This blog has been sitting in my draft pile for a while now. I’ve been hesitant to post it. It’s a little heavy. BUT… it’s a lot true. So hopefully it will bless some of you out there and maybe, for some of you, this is the perfect time to post it.
I don’t know my Grandma’s favorite color.
It breaks my heart that this woman who cared for me so dearly as a child. Who left such a deep impression on my heart with her simple, honest life. She’s now gone, and I feel I didn’t even know the most basic things about her.
One of the best parts of being home for my Grandma’s funeral was getting the opportunity (and having a darn good excuse) to ask lots and lots of questions about her. I swear, if I could go back and live those first 20 years of my life over again, I would sit at her feet and force her to tell me her life story. I would learn every recipe by heart. I would know the name of her best friends, her cousins, her horse. I would have a well-worn path across my mind of her life- home and childhood, sewing and cleaning tricks, dreams and desires- that I could carry with me and pass on to my children.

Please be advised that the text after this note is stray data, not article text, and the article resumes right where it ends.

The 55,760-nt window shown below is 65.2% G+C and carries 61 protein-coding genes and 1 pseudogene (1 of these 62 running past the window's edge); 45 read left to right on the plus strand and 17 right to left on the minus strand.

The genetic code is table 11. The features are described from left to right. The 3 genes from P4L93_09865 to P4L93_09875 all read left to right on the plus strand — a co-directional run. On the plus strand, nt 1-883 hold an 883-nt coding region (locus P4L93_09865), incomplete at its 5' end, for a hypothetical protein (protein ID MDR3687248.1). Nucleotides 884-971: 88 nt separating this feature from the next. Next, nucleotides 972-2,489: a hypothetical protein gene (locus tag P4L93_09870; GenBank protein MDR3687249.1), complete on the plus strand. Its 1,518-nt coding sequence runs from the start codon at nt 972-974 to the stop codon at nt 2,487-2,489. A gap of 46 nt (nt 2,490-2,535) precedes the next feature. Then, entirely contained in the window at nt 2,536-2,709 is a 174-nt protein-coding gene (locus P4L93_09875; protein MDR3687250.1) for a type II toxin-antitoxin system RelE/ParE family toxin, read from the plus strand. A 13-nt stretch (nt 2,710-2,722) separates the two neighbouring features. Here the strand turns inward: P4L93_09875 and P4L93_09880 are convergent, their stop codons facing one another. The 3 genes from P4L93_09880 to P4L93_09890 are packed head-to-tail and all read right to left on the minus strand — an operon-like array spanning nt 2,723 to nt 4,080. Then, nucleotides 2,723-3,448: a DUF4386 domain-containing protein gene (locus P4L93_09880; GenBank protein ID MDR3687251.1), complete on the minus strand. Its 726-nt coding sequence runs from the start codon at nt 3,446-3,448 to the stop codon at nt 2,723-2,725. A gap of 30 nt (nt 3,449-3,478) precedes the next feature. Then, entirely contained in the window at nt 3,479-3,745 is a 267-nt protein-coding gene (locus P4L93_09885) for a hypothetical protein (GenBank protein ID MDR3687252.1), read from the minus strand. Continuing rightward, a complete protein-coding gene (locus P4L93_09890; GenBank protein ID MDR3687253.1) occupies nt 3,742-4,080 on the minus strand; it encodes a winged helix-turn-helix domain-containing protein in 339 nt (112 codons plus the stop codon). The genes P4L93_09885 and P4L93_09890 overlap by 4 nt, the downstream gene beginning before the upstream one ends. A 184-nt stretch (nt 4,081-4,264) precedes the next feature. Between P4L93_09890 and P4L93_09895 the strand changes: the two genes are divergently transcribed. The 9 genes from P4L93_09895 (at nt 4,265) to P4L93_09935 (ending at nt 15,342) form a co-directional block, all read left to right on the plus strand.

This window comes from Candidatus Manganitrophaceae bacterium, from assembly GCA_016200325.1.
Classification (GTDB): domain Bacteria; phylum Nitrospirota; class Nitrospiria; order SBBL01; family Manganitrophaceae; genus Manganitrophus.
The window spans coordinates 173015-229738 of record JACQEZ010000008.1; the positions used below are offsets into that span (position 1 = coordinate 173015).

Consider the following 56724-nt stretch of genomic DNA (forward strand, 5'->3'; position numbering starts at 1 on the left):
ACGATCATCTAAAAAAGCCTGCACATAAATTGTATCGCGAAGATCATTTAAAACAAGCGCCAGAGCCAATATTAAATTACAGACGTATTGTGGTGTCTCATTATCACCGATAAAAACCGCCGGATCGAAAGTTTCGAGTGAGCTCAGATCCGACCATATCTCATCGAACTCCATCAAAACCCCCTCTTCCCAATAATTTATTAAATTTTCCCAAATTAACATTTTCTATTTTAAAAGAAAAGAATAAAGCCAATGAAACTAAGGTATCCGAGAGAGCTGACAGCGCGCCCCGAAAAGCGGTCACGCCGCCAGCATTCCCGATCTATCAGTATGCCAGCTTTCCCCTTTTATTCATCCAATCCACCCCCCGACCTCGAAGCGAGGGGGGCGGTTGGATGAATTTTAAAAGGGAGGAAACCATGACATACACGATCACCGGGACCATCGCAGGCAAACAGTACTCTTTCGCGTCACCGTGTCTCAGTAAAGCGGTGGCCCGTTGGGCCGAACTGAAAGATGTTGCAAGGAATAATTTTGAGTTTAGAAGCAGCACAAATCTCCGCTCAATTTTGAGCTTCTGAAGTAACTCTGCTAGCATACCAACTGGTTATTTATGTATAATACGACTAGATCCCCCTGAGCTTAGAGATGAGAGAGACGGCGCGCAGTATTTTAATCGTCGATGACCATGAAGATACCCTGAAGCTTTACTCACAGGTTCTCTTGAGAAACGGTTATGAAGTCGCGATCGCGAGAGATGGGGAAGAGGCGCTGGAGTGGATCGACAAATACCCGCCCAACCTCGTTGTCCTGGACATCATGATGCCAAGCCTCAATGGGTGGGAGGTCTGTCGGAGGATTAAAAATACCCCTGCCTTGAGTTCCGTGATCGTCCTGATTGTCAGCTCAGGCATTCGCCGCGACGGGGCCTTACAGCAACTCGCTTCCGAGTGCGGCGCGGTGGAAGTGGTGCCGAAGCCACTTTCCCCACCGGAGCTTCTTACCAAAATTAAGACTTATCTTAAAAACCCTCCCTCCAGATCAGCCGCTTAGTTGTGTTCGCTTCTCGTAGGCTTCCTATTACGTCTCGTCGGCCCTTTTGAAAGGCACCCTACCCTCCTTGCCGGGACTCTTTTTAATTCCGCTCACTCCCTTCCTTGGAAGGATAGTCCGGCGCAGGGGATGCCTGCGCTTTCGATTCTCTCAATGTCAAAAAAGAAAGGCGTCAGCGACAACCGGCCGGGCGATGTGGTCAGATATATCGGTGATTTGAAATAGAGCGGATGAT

But by the time I got to her bedside in late January it was too late.
The night she died, my mom and I sat beside her looking through her scrapbooks. Wedding photos. Baby shower cards. Poems she liked. We talked about our memories of her. Wondered what she would tell us if she could say goodbye. Wondered if maybe she was already gone and just her body was waiting to finally wear out. Then we squeezed her hands. Kissed her head. Told her she could go. And we said goodnight.
Half an hour later the nurse called.
I spent the days leading up to her funeral pouring over black and white photographs that I had never seen before. Asking my mom a million questions. Sitting with my grandpa while he talked about how they met and courted and married.
I wanted so badly to know her as everyone else knew her.
I never will.
But… For many of you, it may not be too late. For many of you, that treasure may still sit at your table for Christmas dinner. She may still be making her famous fried chicken on Sunday afternoon. He may still be driving his great grandchildren on the tractor.
Please… I beg you… don’t let them go until you have squeezed every memory out of them. Write it down. Record it. Take pictures. Make your children spend weekends with them (without a cell phone). Drive them through the town or farm or city where they grew up. Hang onto them.
This is not stuff of old age. This is yesterday. A simpler day. A day that must be remembered when our culture gets lost and our compass is broken.
Perfect? No. Harder? Yes. In many ways. Full of it’s own struggles and worries and pain? Indeed. But these people. These precious remaining ones hold a treasure that we 21st century folk will never get back again if we don’t take the time to listen…
before it’s too late.